BRUSSELS (AFP) — Belgian cycling great Eddy Merckx on Friday said that he was “extremely disappointed” that Lance Armstrong doped his way to seven Tour de France victories.
“He admitted it and it’s difficult to hear,” said the five-time Tour winner. “I was quite close to him and he often looked me right in the eyes when we discussed doping and obviously he said ‘no,’” said Merckx, who won a a record 34 stages on the Tour.
“Since the USADA (U.S. Anti-Doping Agency) published their report, I well imagined that things would go badly for him. My disappointment was already huge at the time but it is even more so now,” he told Belgian daily Le Soir.
In the first half of a two-part taped interview with Oprah Winfrey, which aired Thursday, Armstrong said that he had used a cocktail of drugs to become the most recognizable rider in the sport and said he thought it was impossible to win the Tour without cheating during his seven-win run.
“It’s a disaster for the other riders. It’s so easy and so hypocritical,” said Merckx, whose son Axel raced during the same period as Armstrong. “The Armstrong era has been difficult for cycling and came after the Festina affair when we discovered (the blood booster) EPO (erythopoetin), etc.
“But that is not a reason to say someone cannot win the Tour de France without doping. When the other riders today hear that, they’re really going go be happy,” he continued, sarcastically. “I just want to emphasise how extremely disappointed I am and I didn’t see it coming. I don’t know how he could get to that stage, to lie to everyone and all the time.”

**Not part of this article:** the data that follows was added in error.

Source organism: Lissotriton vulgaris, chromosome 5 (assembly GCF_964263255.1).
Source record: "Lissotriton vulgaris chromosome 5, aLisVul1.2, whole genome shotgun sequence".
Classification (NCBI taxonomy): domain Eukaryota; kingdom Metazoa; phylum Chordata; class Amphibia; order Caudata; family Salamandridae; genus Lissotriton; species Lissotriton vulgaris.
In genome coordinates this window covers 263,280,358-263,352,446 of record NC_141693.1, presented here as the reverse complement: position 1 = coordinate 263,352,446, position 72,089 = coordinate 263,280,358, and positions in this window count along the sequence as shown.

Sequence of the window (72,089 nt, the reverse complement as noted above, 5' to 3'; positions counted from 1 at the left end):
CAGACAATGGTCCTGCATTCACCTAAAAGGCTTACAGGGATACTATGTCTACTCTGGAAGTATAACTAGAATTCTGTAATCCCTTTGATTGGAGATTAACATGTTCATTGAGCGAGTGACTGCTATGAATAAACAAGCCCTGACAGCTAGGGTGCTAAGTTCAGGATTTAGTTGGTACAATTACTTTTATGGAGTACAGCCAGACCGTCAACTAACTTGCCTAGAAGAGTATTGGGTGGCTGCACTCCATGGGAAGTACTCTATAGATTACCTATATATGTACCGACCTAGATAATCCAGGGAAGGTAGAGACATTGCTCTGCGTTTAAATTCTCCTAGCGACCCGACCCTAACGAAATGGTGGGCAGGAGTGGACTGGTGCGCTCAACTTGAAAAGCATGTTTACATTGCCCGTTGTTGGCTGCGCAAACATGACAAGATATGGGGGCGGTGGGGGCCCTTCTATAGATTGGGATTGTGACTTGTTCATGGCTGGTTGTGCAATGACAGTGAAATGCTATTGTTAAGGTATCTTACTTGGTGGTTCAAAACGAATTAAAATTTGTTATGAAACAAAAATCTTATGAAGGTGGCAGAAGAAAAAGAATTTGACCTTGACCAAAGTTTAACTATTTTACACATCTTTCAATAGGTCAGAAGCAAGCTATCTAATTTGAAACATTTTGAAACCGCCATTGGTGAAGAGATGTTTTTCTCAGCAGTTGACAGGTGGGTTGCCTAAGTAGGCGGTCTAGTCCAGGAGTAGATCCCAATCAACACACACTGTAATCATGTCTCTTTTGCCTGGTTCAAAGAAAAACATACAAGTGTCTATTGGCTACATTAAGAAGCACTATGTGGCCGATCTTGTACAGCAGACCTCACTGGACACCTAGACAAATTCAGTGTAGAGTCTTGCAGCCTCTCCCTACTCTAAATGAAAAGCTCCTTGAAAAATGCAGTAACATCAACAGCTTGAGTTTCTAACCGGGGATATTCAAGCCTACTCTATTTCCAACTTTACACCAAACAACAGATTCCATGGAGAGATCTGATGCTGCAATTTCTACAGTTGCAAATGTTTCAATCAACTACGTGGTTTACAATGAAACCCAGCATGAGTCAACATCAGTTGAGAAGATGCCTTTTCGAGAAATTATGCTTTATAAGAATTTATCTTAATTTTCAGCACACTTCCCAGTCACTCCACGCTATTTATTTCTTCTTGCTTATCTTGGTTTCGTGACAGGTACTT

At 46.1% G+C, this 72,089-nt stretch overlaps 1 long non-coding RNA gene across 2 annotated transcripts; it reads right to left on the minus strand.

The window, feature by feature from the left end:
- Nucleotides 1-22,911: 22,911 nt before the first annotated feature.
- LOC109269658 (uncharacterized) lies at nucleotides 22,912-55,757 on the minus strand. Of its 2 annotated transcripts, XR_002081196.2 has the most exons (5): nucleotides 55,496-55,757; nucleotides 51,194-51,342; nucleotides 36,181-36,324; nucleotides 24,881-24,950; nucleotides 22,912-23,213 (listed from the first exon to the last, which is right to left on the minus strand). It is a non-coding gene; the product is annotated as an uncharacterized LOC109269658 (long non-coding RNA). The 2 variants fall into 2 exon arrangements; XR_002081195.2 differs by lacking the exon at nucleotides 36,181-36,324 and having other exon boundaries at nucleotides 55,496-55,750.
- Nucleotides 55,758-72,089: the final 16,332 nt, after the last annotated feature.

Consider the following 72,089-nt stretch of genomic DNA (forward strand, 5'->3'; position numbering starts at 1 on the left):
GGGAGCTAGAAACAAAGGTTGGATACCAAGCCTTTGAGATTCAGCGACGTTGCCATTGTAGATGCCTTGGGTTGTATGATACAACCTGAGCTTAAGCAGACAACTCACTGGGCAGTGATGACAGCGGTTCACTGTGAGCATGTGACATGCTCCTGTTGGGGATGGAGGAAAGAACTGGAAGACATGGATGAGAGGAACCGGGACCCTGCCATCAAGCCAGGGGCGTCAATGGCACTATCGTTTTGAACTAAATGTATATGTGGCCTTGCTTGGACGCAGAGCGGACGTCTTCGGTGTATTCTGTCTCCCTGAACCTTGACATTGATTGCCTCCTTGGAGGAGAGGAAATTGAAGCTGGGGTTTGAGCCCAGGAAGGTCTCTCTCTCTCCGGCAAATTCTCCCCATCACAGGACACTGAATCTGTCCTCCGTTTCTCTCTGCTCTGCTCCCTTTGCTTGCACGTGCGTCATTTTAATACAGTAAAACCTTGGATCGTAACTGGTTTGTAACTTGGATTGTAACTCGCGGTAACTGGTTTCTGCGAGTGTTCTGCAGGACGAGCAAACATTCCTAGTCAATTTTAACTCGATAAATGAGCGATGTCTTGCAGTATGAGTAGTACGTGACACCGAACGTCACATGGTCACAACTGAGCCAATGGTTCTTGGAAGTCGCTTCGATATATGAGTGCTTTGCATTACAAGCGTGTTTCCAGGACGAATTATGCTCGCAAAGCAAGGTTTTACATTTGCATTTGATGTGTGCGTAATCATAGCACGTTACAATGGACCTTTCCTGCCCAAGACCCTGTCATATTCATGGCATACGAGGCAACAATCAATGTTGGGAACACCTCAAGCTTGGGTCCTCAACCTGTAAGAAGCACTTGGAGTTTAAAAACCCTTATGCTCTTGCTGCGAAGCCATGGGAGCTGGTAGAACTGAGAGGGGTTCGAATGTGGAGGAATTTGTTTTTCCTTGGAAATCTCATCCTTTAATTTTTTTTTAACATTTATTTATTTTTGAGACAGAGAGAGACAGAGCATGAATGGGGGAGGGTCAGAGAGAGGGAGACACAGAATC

Merckx tested positive for banned substances three times in his career, and was expelled from the 1969 Giro d’Italia while leading the race after providing a sample that contained a banned stimulant. He contested that result over its handling, and tested positive for stimulants again at the 1973 Giro di Lombardia and again at the 1977 Flèche Wallonne.
“I just hope that the current crop of riders will not be too disillusioned by this news because it’s they who have seen their jobs put under permanent suspicion. It’s not simple but it’s them I’m thinking of first.”